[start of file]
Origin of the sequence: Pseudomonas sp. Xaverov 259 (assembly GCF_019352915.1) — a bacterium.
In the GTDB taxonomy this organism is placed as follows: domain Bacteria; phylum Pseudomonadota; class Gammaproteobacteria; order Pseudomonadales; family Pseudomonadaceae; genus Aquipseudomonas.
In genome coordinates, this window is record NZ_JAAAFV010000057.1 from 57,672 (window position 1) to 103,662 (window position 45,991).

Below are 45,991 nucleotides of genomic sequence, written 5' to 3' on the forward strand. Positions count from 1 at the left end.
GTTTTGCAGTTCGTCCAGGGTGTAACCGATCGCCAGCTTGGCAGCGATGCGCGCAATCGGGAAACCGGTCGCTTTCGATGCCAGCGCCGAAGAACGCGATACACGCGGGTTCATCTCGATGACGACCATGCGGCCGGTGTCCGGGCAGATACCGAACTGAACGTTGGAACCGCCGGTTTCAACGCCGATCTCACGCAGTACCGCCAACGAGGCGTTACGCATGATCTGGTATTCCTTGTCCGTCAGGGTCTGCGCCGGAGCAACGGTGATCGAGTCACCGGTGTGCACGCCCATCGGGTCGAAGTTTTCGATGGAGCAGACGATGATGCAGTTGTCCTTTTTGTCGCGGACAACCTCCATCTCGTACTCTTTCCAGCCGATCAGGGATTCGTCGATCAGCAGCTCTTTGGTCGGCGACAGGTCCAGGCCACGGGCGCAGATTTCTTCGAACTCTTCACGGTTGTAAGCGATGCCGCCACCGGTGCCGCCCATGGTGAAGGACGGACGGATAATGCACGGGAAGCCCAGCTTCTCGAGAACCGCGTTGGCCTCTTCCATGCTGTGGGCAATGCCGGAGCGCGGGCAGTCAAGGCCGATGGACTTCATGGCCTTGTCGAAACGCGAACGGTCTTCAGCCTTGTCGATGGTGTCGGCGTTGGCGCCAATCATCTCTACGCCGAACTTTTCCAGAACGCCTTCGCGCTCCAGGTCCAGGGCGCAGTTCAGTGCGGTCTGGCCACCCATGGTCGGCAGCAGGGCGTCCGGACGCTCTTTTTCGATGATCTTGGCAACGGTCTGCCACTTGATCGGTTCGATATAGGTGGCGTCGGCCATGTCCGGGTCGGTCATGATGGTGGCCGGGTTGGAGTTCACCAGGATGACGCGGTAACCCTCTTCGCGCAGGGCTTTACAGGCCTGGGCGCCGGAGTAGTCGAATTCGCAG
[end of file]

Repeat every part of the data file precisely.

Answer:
Origin of the sequence: Pseudomonas sp. Xaverov 259 (assembly GCF_019352915.1) — a bacterium.
In the GTDB taxonomy this organism is placed as follows: domain Bacteria; phylum Pseudomonadota; class Gammaproteobacteria; order Pseudomonadales; family Pseudomonadaceae; genus Aquipseudomonas.
In genome coordinates, this window is record NZ_JAAAFV010000057.1 from 57,672 (window position 1) to 103,662 (window position 45,991).

Below are 45,991 nucleotides of genomic sequence, written 5' to 3' on the forward strand. Positions count from 1 at the left end.
GTTTTGCAGTTCGTCCAGGGTGTAACCGATCGCCAGCTTGGCAGCGATGCGCGCAATCGGGAAACCGGTCGCTTTCGATGCCAGCGCCGAAGAACGCGATACACGCGGGTTCATCTCGATGACGACCATGCGGCCGGTGTCCGGGCAGATACCGAACTGAACGTTGGAACCGCCGGTTTCAACGCCGATCTCACGCAGTACCGCCAACGAGGCGTTACGCATGATCTGGTATTCCTTGTCCGTCAGGGTCTGCGCCGGAGCAACGGTGATCGAGTCACCGGTGTGCACGCCCATCGGGTCGAAGTTTTCGATGGAGCAGACGATGATGCAGTTGTCCTTTTTGTCGCGGACAACCTCCATCTCGTACTCTTTCCAGCCGATCAGGGATTCGTCGATCAGCAGCTCTTTGGTCGGCGACAGGTCCAGGCCACGGGCGCAGATTTCTTCGAACTCTTCACGGTTGTAAGCGATGCCGCCACCGGTGCCGCCCATGGTGAAGGACGGACGGATAATGCACGGGAAGCCCAGCTTCTCGAGAACCGCGTTGGCCTCTTCCATGCTGTGGGCAATGCCGGAGCGCGGGCAGTCAAGGCCGATGGACTTCATGGCCTTGTCGAAACGCGAACGGTCTTCAGCCTTGTCGATGGTGTCGGCGTTGGCGCCAATCATCTCTACGCCGAACTTTTCCAGAACGCCTTCGCGCTCCAGGTCCAGGGCGCAGTTCAGTGCGGTCTGGCCACCCATGGTCGGCAGCAGGGCGTCCGGACGCTCTTTTTCGATGATCTTGGCAACGGTCTGCCACTTGATCGGTTCGATATAGGTGGCGTCGGCCATGTCCGGGTCGGTCATGATGGTGGCCGGGTTGGAGTTCACCAGGATGACGCGGTAACCCTCTTCGCGCAGGGCTTTACAGGCCTGGGCGCCGGAGTAGTCGAATTCGCAG